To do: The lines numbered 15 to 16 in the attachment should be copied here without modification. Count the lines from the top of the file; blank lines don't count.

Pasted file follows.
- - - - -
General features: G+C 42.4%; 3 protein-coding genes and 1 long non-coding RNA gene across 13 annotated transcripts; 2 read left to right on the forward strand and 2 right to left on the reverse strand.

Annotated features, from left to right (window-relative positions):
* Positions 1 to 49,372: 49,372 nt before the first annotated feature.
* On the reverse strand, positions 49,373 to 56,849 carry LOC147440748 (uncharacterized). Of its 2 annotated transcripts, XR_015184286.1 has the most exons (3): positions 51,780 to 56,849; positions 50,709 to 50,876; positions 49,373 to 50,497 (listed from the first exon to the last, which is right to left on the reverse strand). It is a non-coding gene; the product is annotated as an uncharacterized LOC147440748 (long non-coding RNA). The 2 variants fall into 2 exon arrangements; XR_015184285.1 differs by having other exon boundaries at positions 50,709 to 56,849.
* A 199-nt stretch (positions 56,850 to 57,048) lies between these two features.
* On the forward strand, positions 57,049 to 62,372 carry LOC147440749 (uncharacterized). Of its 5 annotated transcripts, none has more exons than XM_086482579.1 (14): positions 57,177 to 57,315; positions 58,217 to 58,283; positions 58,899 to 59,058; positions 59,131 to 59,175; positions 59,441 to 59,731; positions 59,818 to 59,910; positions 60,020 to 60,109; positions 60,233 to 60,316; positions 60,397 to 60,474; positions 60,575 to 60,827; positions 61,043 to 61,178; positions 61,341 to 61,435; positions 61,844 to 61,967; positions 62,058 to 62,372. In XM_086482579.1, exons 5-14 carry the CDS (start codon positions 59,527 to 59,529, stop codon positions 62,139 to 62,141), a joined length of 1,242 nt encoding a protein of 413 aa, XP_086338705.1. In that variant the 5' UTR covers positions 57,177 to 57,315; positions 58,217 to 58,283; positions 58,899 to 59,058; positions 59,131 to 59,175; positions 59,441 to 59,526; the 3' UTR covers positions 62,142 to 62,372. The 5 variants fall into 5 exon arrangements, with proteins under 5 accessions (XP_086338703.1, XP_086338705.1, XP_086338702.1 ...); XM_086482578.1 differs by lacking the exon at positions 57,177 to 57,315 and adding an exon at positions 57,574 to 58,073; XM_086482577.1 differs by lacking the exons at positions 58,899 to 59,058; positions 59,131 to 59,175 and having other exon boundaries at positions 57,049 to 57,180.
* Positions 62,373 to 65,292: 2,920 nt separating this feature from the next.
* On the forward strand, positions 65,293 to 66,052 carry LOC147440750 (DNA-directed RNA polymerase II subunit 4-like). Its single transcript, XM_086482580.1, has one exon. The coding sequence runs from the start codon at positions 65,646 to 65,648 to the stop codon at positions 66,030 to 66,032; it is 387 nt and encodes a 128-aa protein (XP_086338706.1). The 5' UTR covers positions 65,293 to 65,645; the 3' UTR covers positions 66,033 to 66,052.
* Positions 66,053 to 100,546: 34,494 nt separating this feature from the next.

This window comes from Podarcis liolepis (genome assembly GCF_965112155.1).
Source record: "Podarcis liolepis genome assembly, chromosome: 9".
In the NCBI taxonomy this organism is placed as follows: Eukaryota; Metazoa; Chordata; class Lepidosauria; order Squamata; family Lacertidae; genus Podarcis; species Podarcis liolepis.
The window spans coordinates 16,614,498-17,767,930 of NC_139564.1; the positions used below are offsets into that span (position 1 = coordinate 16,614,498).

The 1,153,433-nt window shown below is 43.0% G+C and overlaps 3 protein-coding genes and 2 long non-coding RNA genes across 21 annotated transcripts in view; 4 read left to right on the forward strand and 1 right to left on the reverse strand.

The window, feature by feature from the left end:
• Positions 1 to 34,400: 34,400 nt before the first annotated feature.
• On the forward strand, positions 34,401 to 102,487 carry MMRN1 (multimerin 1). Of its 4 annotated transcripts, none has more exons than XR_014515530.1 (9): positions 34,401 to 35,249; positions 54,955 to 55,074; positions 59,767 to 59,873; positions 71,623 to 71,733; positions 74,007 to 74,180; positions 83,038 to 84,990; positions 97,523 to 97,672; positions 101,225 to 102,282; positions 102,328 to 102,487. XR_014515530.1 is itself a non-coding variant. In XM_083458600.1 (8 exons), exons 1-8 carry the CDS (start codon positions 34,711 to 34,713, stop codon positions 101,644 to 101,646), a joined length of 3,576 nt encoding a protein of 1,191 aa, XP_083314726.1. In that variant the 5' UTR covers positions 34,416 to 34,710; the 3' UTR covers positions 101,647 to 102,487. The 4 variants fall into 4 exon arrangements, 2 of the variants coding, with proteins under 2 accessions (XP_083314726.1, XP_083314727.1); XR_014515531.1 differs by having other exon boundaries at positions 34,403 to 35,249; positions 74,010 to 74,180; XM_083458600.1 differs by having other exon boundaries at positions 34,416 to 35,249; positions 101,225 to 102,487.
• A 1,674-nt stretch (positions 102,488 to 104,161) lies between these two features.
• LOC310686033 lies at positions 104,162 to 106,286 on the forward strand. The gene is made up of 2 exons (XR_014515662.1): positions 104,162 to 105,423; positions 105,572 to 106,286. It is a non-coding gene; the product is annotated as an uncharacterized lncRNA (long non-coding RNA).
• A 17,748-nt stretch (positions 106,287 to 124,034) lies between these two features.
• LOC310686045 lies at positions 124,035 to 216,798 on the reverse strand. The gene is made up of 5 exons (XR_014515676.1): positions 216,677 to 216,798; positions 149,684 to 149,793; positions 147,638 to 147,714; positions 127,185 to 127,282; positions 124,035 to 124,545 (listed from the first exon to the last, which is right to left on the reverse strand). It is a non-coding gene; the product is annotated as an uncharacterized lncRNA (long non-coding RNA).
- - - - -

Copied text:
The window, feature by feature from the left end:
• Positions 1 to 34,400: 34,400 nt before the first annotated feature.